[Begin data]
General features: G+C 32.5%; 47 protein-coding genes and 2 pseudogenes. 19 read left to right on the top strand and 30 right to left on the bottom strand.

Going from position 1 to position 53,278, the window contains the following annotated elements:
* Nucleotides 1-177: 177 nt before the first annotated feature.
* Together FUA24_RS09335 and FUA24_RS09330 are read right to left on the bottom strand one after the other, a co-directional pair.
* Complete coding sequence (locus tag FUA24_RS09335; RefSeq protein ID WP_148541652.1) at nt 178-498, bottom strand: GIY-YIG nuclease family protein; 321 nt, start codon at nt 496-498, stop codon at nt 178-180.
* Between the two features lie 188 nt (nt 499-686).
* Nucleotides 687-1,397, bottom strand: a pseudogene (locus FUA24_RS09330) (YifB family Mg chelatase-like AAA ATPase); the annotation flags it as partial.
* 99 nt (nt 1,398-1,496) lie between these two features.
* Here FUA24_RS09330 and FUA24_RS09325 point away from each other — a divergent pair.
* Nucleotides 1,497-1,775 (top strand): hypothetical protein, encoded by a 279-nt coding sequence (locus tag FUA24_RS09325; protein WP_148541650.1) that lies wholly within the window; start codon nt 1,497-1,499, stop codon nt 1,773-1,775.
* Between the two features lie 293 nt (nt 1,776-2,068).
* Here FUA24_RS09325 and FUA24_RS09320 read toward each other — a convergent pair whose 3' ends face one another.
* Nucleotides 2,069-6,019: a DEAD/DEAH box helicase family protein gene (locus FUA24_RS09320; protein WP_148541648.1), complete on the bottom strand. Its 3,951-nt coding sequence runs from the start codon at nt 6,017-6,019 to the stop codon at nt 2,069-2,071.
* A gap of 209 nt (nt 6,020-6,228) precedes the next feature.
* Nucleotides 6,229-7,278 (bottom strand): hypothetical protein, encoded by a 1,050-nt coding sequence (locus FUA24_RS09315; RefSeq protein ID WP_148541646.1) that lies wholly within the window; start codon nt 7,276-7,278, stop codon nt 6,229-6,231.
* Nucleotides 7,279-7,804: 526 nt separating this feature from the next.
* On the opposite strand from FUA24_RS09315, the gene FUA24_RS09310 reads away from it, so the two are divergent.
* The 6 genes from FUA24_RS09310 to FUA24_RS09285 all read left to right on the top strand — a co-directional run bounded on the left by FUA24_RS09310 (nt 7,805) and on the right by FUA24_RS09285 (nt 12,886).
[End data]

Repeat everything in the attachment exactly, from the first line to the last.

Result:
General features: G+C 32.5%; 47 protein-coding genes and 2 pseudogenes. 19 read left to right on the top strand and 30 right to left on the bottom strand.

Going from position 1 to position 53,278, the window contains the following annotated elements:
* Nucleotides 1-177: 177 nt before the first annotated feature.
* Together FUA24_RS09335 and FUA24_RS09330 are read right to left on the bottom strand one after the other, a co-directional pair.
* Complete coding sequence (locus tag FUA24_RS09335; RefSeq protein ID WP_148541652.1) at nt 178-498, bottom strand: GIY-YIG nuclease family protein; 321 nt, start codon at nt 496-498, stop codon at nt 178-180.
* Between the two features lie 188 nt (nt 499-686).
* Nucleotides 687-1,397, bottom strand: a pseudogene (locus FUA24_RS09330) (YifB family Mg chelatase-like AAA ATPase); the annotation flags it as partial.
* 99 nt (nt 1,398-1,496) lie between these two features.
* Here FUA24_RS09330 and FUA24_RS09325 point away from each other — a divergent pair.
* Nucleotides 1,497-1,775 (top strand): hypothetical protein, encoded by a 279-nt coding sequence (locus tag FUA24_RS09325; protein WP_148541650.1) that lies wholly within the window; start codon nt 1,497-1,499, stop codon nt 1,773-1,775.
* Between the two features lie 293 nt (nt 1,776-2,068).
* Here FUA24_RS09325 and FUA24_RS09320 read toward each other — a convergent pair whose 3' ends face one another.
* Nucleotides 2,069-6,019: a DEAD/DEAH box helicase family protein gene (locus FUA24_RS09320; protein WP_148541648.1), complete on the bottom strand. Its 3,951-nt coding sequence runs from the start codon at nt 6,017-6,019 to the stop codon at nt 2,069-2,071.
* A gap of 209 nt (nt 6,020-6,228) precedes the next feature.
* Nucleotides 6,229-7,278 (bottom strand): hypothetical protein, encoded by a 1,050-nt coding sequence (locus FUA24_RS09315; RefSeq protein ID WP_148541646.1) that lies wholly within the window; start codon nt 7,276-7,278, stop codon nt 6,229-6,231.
* Nucleotides 7,279-7,804: 526 nt separating this feature from the next.
* On the opposite strand from FUA24_RS09315, the gene FUA24_RS09310 reads away from it, so the two are divergent.
* The 6 genes from FUA24_RS09310 to FUA24_RS09285 all read left to right on the top strand — a co-directional run bounded on the left by FUA24_RS09310 (nt 7,805) and on the right by FUA24_RS09285 (nt 12,886).